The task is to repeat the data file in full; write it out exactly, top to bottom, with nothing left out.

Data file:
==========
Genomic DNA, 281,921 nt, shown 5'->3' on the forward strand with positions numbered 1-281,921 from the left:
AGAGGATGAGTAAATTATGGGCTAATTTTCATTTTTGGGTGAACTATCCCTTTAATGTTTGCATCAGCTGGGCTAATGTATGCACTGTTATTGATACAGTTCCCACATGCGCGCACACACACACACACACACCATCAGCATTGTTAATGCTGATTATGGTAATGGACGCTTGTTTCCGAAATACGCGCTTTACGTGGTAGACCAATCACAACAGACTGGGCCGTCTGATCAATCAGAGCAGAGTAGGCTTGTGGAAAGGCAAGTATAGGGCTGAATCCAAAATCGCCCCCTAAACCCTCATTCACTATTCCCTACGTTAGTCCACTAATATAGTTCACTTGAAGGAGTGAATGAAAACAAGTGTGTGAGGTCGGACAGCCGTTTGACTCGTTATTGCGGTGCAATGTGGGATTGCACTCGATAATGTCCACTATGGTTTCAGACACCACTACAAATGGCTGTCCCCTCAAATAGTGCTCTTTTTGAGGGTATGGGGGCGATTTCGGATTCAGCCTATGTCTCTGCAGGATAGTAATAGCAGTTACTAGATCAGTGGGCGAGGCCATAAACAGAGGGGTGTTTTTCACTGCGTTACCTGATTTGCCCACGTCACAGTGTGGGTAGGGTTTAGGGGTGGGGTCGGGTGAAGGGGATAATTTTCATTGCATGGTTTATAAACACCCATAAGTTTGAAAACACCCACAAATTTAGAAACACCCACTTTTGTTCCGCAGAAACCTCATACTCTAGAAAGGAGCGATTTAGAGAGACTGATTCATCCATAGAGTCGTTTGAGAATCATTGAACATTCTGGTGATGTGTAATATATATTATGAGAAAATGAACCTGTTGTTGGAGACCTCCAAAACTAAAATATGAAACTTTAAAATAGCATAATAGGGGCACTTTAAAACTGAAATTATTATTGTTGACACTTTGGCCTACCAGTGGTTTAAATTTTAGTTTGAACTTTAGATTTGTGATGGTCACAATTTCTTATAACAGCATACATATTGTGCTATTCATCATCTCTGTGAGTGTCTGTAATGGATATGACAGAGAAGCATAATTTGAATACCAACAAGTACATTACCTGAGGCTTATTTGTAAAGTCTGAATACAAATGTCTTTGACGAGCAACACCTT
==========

Genomic DNA, 281,921 nt, shown 5'->3' on the forward strand with positions numbered 1-281,921 from the left:
AGAGGATGAGTAAATTATGGGCTAATTTTCATTTTTGGGTGAACTATCCCTTTAATGTTTGCATCAGCTGGGCTAATGTATGCACTGTTATTGATACAGTTCCCACATGCGCGCACACACACACACACACACCATCAGCATTGTTAATGCTGATTATGGTAATGGACGCTTGTTTCCGAAATACGCGCTTTACGTGGTAGACCAATCACAACAGACTGGGCCGTCTGATCAATCAGAGCAGAGTAGGCTTGTGGAAAGGCAAGTATAGGGCTGAATCCAAAATCGCCCCCTAAACCCTCATTCACTATTCCCTACGTTAGTCCACTAATATAGTTCACTTGAAGGAGTGAATGAAAACAAGTGTGTGAGGTCGGACAGCCGTTTGACTCGTTATTGCGGTGCAATGTGGGATTGCACTCGATAATGTCCACTATGGTTTCAGACACCACTACAAATGGCTGTCCCCTCAAATAGTGCTCTTTTTGAGGGTATGGGGGCGATTTCGGATTCAGCCTATGTCTCTGCAGGATAGTAATAGCAGTTACTAGATCAGTGGGCGAGGCCATAAACAGAGGGGTGTTTTTCACTGCGTTACCTGATTTGCCCACGTCACAGTGTGGGTAGGGTTTAGGGGTGGGGTCGGGTGAAGGGGATAATTTTCATTGCATGGTTTATAAACACCCATAAGTTTGAAAACACCCACAAATTTAGAAACACCCACTTTTGTTCCGCAGAAACCTCATACTCTAGAAAGGAGCGATTTAGAGAGACTGATTCATCCATAGAGTCGTTTGAGAATCATTGAACATTCTGGTGATGTGTAATATATATTATGAGAAAATGAACCTGTTGTTGGAGACCTCCAAAACTAAAATATGAAACTTTAAAATAGCATAATAGGGGCACTTTAAAACTGAAATTATTATTGTTGACACTTTGGCCTACCAGTGGTTTAAATTTTAGTTTGAACTTTAGATTTGTGATGGTCACAATTTCTTATAACAGCATACATATTGTGCTATTCATCATCTCTGTGAGTGTCTGTAATGGATATGACAGAGAAGCATAATTTGAATACCAACAAGTACATTACCTGAGGCTTATTTGTAAAGTCTGAATACAAATGTCTTTGACGAGCAACACCTT